Saturday, September 10, 2011

Buddhism and Terrorism

In deference to the ambiguity of the term “terrorist,” (Nelson Mandela, for example, was condemned as a terrorist), this post entry attempts to look at terrorism as a tactic with some moral basis. Though logic and common sense mitigated against any thought that the waves of gratuitous violence visited upon Europe and the Middle East was likely to pass us by, North Americans have only recently become terrorist conscious. Despite several examples of domestic violence, it is the 9/11 events that have forced a direct confrontation with militant Islamic fundamentalists.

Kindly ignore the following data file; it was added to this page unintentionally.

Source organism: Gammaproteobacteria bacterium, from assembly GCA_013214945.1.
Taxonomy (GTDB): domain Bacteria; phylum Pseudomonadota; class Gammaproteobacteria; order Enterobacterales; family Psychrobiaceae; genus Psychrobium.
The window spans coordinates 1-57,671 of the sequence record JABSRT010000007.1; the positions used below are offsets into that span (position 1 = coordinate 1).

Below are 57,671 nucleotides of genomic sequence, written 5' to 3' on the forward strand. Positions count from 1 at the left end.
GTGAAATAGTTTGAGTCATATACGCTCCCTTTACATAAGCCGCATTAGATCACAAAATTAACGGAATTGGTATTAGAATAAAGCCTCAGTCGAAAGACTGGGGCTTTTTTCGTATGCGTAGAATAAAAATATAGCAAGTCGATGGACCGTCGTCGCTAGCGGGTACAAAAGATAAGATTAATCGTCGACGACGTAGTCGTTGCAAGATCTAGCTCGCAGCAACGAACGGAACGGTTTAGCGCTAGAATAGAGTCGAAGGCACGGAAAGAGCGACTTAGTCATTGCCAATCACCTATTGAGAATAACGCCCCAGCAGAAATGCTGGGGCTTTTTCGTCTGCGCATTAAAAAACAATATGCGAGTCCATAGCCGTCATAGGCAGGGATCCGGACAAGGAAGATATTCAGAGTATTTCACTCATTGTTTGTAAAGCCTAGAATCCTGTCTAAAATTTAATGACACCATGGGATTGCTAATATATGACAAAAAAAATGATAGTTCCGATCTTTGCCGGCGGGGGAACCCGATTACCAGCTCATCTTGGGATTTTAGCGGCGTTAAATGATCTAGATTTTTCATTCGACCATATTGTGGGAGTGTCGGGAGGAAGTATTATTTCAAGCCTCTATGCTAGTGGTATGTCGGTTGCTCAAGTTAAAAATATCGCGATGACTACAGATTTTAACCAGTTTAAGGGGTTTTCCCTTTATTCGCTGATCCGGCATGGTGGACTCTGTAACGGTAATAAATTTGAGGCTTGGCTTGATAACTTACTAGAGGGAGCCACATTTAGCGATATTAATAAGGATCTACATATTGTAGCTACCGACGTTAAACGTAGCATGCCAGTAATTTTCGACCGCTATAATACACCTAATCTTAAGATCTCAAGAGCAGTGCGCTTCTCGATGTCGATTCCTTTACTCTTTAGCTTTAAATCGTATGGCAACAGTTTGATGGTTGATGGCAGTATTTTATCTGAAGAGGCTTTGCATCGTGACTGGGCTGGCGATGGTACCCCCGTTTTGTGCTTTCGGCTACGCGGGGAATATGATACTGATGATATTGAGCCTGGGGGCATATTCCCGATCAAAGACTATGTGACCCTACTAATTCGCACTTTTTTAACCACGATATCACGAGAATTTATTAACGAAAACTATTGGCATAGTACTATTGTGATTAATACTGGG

What causes terrorism? President Bush (43) explained this very simply, “they hate us for our freedom”; it’s “good versus evil.” Although George W. is correct in identifying religion as having a causative relationship with the problem of terrorism, the limited, triumphal moral sensibility which he exemplifies is not up to the task of guiding us to a solution. What if President Bush were a fundamentalist Buddhist instead of a born-again Christian? How might he approach the problem of terrorism from the pratityasamutpada point of view? Pratityasamutpada is the Buddhist vocabulary of causation. It means “co-dependent arising” or “interdependent co-arising” and represents how Buddhist thinkers, not having recourse to a Creator God, discuss the limit or end-point of cause and effect....

Read the full column by Wayne Codling @ Times Colonist

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